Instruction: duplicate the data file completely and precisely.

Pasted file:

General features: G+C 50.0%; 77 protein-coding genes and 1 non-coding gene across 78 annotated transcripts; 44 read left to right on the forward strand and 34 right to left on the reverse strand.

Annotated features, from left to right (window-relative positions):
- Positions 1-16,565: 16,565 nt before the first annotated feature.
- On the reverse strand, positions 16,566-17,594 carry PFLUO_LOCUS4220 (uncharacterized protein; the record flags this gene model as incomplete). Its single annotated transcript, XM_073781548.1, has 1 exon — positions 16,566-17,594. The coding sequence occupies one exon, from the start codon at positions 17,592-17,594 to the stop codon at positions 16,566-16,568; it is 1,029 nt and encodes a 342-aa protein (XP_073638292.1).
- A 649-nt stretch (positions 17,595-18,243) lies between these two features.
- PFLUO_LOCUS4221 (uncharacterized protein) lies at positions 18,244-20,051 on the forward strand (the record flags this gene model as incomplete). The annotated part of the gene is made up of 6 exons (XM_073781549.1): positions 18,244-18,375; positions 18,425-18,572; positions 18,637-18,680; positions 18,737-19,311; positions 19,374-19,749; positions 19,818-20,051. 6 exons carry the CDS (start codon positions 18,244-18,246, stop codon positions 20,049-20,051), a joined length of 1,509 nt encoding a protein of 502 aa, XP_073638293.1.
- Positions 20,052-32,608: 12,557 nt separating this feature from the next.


General features: G+C 50.0%; 77 protein-coding genes and 1 non-coding gene across 78 annotated transcripts; 44 read left to right on the forward strand and 34 right to left on the reverse strand.

Annotated features, from left to right (window-relative positions):
- Positions 1-16,565: 16,565 nt before the first annotated feature.
- On the reverse strand, positions 16,566-17,594 carry PFLUO_LOCUS4220 (uncharacterized protein; the record flags this gene model as incomplete). Its single annotated transcript, XM_073781548.1, has 1 exon — positions 16,566-17,594. The coding sequence occupies one exon, from the start codon at positions 17,592-17,594 to the stop codon at positions 16,566-16,568; it is 1,029 nt and encodes a 342-aa protein (XP_073638292.1).
- A 649-nt stretch (positions 17,595-18,243) lies between these two features.
- PFLUO_LOCUS4221 (uncharacterized protein) lies at positions 18,244-20,051 on the forward strand (the record flags this gene model as incomplete). The annotated part of the gene is made up of 6 exons (XM_073781549.1): positions 18,244-18,375; positions 18,425-18,572; positions 18,637-18,680; positions 18,737-19,311; positions 19,374-19,749; positions 19,818-20,051. 6 exons carry the CDS (start codon positions 18,244-18,246, stop codon positions 20,049-20,051), a joined length of 1,509 nt encoding a protein of 502 aa, XP_073638293.1.
- Positions 20,052-32,608: 12,557 nt separating this feature from the next.